It is always about me, isn't it?
A characteristic of childhood thinking is the child's assumption
that whatever happens "is all about me." The tendency of
children to blame themselves for their parents' difficulties
causes them great pain, and if this kind of "it's all about me"
thinking persists into adulthood, it can do considerable harm to
their personal relationships. As adults, many people still
believe they are defective and that if people really knew them
they would be rejected.
Children under the age of ten have yet to develop a concept of
multi-causality. Consequently, they explain out-of-the-ordinary
phenomena as having occurred because they made them happen.
Young children do not see their overly critical parents for what
they are--overly critical. As children they cannot understand
that their parents might have, let us say, a drinking problem,
which distorts their personalities and behavior. Rather,
children believe that if they are criticized it must be because
they really are bad and the proper cause of all the criticism
that comes their way. Similarly, if things start to go wrong
between parents, children think they are the reason or that they
can provide the solution.
Several clients have brought home how extreme the discrepancy
can be between the logic of the adult and the emotions of the
inner child. In one case, Mary, a bright and attractive
professional woman was trying to deal with a relationship
breakup. She explained, "I really don't know why I am so upset.
This relationship had to end since he couldn't get along with my
daughter. He'd made it clear that he did not want to raise
another child and since my child is only six he was unable to
commit...so why am I devastated?"
I could have tried to assist Mary by strengthening her resolve,
but she didn't really need me for that. She was perfectly
capable of coming up with every logical, rational reason under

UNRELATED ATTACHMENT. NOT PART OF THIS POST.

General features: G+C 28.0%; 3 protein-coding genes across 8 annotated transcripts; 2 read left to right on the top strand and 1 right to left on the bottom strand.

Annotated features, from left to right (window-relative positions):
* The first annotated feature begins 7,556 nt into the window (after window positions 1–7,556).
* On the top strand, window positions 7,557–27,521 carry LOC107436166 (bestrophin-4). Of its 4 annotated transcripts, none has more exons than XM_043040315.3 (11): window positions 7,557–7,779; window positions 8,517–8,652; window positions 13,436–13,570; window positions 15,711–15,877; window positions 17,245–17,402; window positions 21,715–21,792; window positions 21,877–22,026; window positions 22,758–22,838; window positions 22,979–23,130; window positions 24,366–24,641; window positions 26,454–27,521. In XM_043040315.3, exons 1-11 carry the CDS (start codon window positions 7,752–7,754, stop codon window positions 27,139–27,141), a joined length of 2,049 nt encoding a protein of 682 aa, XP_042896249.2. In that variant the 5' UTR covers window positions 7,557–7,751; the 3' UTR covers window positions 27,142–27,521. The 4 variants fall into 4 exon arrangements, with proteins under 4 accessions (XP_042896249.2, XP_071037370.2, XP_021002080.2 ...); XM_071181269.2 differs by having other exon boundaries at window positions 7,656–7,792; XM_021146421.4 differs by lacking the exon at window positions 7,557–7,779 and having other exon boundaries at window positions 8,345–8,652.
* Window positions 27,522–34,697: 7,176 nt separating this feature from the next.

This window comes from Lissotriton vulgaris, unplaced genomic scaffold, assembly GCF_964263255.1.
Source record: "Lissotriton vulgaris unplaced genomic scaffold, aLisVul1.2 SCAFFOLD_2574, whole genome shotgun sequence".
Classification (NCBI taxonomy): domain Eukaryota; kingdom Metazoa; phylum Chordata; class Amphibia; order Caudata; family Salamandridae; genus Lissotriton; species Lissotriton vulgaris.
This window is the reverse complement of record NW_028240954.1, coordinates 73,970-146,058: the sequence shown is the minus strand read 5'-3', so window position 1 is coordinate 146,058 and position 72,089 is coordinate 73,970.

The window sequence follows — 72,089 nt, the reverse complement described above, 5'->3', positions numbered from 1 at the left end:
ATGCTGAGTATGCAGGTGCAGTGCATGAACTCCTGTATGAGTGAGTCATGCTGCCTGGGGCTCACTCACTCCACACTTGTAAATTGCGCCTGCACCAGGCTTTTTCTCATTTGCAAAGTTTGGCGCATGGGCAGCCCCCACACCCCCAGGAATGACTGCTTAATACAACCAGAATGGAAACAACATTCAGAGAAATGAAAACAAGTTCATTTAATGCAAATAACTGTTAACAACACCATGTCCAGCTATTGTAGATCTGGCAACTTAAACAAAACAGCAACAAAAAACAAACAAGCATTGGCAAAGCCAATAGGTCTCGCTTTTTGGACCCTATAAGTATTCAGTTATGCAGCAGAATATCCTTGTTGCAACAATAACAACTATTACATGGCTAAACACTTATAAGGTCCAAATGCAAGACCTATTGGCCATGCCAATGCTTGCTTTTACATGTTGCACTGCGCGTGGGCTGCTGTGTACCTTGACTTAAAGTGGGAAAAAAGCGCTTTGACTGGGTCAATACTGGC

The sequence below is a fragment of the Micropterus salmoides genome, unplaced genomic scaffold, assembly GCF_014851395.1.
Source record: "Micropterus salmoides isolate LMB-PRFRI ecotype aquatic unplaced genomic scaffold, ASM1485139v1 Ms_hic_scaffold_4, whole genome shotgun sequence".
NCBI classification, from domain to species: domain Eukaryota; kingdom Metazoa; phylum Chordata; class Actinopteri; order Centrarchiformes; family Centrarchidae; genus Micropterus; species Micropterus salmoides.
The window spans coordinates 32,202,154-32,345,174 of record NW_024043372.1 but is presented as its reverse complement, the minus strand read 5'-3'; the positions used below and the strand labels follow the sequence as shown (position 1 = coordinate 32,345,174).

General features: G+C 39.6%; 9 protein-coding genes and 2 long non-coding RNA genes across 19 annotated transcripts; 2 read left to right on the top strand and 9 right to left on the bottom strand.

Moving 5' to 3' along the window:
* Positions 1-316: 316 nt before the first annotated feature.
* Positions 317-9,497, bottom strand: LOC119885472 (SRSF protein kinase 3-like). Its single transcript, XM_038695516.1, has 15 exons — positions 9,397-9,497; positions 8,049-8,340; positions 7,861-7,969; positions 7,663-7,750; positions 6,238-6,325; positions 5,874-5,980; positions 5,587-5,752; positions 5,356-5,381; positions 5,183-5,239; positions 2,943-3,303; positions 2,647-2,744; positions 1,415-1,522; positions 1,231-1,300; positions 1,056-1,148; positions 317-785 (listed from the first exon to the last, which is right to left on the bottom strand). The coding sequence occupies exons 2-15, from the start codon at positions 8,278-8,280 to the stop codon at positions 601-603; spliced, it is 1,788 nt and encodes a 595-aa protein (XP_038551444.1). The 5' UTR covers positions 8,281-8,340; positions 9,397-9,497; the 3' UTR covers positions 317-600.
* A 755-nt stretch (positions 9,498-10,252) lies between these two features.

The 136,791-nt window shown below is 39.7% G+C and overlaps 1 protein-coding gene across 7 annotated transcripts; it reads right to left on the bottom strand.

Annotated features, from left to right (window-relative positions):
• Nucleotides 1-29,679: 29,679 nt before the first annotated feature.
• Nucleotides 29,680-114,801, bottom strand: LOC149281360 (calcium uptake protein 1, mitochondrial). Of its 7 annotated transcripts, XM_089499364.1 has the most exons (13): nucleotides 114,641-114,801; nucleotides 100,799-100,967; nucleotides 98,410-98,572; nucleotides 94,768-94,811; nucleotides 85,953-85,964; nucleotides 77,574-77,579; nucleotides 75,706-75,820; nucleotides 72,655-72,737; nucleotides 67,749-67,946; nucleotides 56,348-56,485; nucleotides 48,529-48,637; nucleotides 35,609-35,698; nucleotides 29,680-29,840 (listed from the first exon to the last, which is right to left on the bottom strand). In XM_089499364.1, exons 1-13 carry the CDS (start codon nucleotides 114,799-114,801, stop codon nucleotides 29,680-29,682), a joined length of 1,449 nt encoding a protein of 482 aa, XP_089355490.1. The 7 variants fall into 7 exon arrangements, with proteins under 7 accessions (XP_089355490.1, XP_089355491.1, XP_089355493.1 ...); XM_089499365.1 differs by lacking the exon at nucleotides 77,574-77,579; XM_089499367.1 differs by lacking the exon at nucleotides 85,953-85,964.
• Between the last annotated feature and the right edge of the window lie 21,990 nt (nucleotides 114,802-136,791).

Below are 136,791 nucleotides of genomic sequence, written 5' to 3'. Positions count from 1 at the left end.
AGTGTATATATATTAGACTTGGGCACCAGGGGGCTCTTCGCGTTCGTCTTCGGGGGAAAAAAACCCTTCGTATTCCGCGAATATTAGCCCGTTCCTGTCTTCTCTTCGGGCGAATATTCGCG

the sun why the relationship wasn't viable and was best ended.
She had intelligent friends to assist her with that, too.
My job was to redirect Mary to her childhood. Her own father had
left the family when she was six. Using the child's "it's all
about me" way of thinking, she had decided that if only she had
been good enough, or worthwhile enough, her father would not
have left. Her goodness would have made him stay. She felt the
same way about her breakup with her boyfriend and was
re-traumatized by it. Indicatively, she told me that there was a
part of her that wanted to try to make the relationship work at
any price, so that this time it would be different, even though
she could see with her adult mind that the relationship was not
really a good one. She didn't even know the man that well.
Talking it through, she became able to see that most of the
feelings she had about her partner were a projection from the
past and not based on reality.
When the final break came, Mary was able to be caring and not
caustic or blaming toward him. She said, "I know that he is a
good person and means well and has always been honest with me."
Saying this was progress for her, because in past relationships
she tended to get angry with her partner and blame him for
everything that went wrong between them. She had begun to make
sense of the strength of her feelings, and her adult and child
were more integrated. Working through the stages of the
relationship without reverting to blaming her partner gave her
an opportunity to deal with the pain in her past, understand
herself more deeply, and become more conscious in relationships.
I have seen many individuals who believed that their partner's
bad behavior was their fault, thus taking responsibility for
someone else's destructive behaviors. One client told me that
she had "caused" her husband to break her leg during a beating
by saying something provocative to him. I attempted to explain
to her that her partner's assaultive behavior was not only
illegal, but inappropriate, but to no avail. She persisted in
believing that she was the "cause" of her partner's physical
attacks on her.
In my marriage, we have to be attentive to the tendency we both
have to feel overly responsible for things. We usually have to
work on getting our signals straight when one or the other of us
is in a bad mood and withdrawing. We try to head off the
possibility of the other feeling blamed or guilty by saying to
each other things like: "I have had a really bad day and I feel
like I need to withdraw, but it has nothing to do with you." We
find this kind of proactive measure very useful.
Copyright 2005 Linda Miles Ph.D